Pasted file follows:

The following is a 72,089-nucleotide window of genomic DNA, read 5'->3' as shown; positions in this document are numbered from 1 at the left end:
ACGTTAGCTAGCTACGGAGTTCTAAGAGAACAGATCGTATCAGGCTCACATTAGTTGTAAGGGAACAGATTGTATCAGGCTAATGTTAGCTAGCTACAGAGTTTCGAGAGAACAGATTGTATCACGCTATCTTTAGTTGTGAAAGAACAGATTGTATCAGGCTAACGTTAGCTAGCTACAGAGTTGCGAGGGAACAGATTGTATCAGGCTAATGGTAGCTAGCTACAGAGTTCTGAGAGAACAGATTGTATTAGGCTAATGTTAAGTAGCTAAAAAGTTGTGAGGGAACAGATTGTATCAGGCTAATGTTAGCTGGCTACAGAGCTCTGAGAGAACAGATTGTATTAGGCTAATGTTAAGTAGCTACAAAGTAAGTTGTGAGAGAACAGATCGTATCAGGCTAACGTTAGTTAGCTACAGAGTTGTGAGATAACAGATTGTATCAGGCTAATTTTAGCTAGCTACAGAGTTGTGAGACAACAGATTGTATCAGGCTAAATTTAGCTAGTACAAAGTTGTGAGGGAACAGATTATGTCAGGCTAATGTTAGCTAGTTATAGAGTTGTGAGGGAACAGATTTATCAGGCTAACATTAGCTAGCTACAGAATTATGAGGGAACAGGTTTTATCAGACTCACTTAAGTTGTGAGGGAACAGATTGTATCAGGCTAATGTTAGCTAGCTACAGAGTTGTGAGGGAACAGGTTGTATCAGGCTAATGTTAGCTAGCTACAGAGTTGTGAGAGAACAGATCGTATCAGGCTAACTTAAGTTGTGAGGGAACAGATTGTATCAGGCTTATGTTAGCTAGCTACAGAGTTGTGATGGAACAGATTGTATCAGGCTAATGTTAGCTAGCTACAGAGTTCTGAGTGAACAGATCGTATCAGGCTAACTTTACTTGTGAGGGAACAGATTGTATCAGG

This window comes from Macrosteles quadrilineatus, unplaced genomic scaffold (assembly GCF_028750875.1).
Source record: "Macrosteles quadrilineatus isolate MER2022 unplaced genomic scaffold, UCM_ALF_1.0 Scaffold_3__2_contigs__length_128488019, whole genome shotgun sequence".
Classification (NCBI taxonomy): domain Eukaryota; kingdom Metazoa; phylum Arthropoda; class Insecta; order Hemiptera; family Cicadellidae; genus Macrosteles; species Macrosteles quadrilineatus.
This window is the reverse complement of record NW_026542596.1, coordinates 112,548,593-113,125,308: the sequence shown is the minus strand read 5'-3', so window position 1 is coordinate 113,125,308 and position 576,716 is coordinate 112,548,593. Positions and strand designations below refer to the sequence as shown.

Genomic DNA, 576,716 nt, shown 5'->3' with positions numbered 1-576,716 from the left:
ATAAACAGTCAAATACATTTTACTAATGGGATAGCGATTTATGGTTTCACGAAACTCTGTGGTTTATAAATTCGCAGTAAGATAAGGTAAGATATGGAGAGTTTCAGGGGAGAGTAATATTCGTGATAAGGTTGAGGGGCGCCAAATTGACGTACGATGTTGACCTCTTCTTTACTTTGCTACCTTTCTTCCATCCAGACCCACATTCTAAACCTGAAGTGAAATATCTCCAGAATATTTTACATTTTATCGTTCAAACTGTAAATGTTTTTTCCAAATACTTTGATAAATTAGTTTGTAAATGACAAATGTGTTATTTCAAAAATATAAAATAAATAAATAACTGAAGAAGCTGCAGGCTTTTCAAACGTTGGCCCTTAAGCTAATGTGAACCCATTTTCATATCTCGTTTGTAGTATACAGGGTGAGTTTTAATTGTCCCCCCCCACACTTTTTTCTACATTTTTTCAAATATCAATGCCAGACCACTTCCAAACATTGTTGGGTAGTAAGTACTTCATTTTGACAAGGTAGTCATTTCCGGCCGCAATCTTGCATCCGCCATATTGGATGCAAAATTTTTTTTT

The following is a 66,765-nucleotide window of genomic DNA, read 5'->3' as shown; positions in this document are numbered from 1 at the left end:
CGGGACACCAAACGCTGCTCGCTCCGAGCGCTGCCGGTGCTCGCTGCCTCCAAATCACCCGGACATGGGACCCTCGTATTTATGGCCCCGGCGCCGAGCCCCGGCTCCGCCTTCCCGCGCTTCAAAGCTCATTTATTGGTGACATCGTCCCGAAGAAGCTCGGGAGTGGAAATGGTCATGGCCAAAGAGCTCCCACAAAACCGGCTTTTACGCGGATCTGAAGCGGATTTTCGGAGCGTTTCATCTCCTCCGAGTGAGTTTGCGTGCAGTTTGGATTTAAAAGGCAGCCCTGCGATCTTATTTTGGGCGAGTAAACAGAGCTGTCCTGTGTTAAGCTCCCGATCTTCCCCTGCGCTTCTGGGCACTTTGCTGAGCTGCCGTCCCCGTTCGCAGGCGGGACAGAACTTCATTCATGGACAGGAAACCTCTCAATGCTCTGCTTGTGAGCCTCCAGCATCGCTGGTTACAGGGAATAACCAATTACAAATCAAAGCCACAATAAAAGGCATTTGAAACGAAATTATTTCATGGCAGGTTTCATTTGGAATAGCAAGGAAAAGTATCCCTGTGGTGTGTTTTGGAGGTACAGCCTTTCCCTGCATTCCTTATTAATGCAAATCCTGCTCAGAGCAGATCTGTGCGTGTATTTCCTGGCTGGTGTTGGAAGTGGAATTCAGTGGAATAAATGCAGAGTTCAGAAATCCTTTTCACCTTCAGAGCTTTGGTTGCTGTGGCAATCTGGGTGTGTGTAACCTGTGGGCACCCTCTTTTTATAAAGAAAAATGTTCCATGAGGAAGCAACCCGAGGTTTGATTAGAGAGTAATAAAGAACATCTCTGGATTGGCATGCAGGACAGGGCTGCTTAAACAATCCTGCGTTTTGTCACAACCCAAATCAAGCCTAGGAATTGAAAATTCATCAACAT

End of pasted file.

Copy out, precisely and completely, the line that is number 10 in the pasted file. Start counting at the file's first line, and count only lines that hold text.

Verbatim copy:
CGGGACACCAAACGCTGCTCGCTCCGAGCGCTGCCGGTGCTCGCTGCCTCCAAATCACCCGGACATGGGACCCTCGTATTTATGGCCCCGGCGCCGAGCCCCGGCTCCGCCTTCCCGCGCTTCAAAGCTCATTTATTGGTGACATCGTCCCGAAGAAGCTCGGGAGTGGAAATGGTCATGGCCAAAGAGCTCCCACAAAACCGGCTTTTACGCGGATCTGAAGCGGATTTTCGGAGCGTTTCATCTCCTCCGAGTGAGTTTGCGTGCAGTTTGGATTTAAAAGGCAGCCCTGCGATCTTATTTTGGGCGAGTAAACAGAGCTGTCCTGTGTTAAGCTCCCGATCTTCCCCTGCGCTTCTGGGCACTTTGCTGAGCTGCCGTCCCCGTTCGCAGGCGGGACAGAACTTCATTCATGGACAGGAAACCTCTCAATGCTCTGCTTGTGAGCCTCCAGCATCGCTGGTTACAGGGAATAACCAATTACAAATCAAAGCCACAATAAAAGGCATTTGAAACGAAATTATTTCATGGCAGGTTTCATTTGGAATAGCAAGGAAAAGTATCCCTGTGGTGTGTTTTGGAGGTACAGCCTTTCCCTGCATTCCTTATTAATGCAAATCCTGCTCAGAGCAGATCTGTGCGTGTATTTCCTGGCTGGTGTTGGAAGTGGAATTCAGTGGAATAAATGCAGAGTTCAGAAATCCTTTTCACCTTCAGAGCTTTGGTTGCTGTGGCAATCTGGGTGTGTGTAACCTGTGGGCACCCTCTTTTTATAAAGAAAAATGTTCCATGAGGAAGCAACCCGAGGTTTGATTAGAGAGTAATAAAGAACATCTCTGGATTGGCATGCAGGACAGGGCTGCTTAAACAATCCTGCGTTTTGTCACAACCCAAATCAAGCCTAGGAATTGAAAATTCATCAACAT